The Senate Finance Committee met this week to discuss ideas for lowering the number of Americans without health insurance. Democratic Senator Ken Salazar from Colorado mentioned that regardless of what ideas congress comes up with to reform our broken health care system, the “ominous cloud” of the government bail out for the financial industry “may end up creating huge challenges for us as we try to deal with health care reform.”
This is absolutely true. Health care reform hasn’t been in the media as much as it was a year ago, and the overall economic woes are overshadowing the problems faced by the millions of Americans with no health insurance and no realistic access to health care. While a government bail out for the financial industry might be necessary in order to keep our economy from falling apart, a government bail out for the health care industry isn’t likely to happen anytime soon. Regardless of the final dollar amount that gets spent to prop up our financial system, it’s going to be a major blow to the government bank account, and other projects will have to move to the back burner for a while.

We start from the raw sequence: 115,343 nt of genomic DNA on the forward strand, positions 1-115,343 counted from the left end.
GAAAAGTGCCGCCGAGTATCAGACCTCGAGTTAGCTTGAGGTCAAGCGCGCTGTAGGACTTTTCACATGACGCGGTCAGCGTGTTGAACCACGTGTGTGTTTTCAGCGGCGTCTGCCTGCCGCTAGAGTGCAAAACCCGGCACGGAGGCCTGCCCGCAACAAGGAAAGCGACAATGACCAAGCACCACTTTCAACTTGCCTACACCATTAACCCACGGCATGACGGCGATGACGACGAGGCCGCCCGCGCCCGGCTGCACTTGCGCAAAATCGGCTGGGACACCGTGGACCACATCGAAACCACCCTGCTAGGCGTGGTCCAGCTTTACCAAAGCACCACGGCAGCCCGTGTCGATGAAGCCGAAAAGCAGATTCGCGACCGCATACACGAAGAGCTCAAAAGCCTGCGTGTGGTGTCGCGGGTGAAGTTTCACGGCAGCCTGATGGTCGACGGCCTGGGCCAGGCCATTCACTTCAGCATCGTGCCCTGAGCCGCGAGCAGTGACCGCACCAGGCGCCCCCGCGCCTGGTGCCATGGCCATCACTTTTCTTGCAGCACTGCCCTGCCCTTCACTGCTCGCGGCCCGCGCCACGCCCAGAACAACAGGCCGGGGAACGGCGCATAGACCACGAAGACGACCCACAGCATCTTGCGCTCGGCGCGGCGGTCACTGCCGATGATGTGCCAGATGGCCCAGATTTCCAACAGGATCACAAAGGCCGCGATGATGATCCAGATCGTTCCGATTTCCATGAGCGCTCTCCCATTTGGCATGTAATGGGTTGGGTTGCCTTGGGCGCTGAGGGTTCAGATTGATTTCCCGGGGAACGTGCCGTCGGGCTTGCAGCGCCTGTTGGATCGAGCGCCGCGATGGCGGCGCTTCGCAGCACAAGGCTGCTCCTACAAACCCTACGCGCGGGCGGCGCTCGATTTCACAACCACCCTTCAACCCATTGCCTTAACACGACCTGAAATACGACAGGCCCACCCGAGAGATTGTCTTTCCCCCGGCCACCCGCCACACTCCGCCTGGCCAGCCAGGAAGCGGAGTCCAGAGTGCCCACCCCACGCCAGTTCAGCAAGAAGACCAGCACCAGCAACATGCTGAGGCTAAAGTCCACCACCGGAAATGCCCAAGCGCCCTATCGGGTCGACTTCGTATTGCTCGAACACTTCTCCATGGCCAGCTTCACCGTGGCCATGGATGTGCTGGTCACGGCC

I understand that without government assistance, the foundation of our entire economic system is in jeopardy. While taxpayers and lawmakers might not like the idea of spending hundreds of billions of dollars to fix things, most of us also don’t like the idea of pushing our money down the street in a wheelbarrow. So it’s likely that some sort of assistance package is going to be approved. I also understand that the issues facing Wall Street, if not corrected, will impact just about everyone in the US. The problems in our health care system don’t impact as many people, but 46 million Americans without health insurance is not a small number. In the case of the Wall Street mess, there are a lot of very powerful companies that are facing serious problems without a government rescue. But in the health care sector, the major companies are sound. The pharmaceutical industry is one of the most profitable overall. Hospitals and health insurance carriers are surviving. They have to do a lot of juggling to keep up with the rapidly increasing price of health care, but they’re making do. In the health care crisis, it’s individual families that are hurting. People who can’t afford health insurance, or can’t qualify for medically underwritten policies. I have to wonder if those people were as powerful as the Wall Street executives who drove their companies into the ground through unscrupulous lending practices, would the government be hashing out a health care bailout too?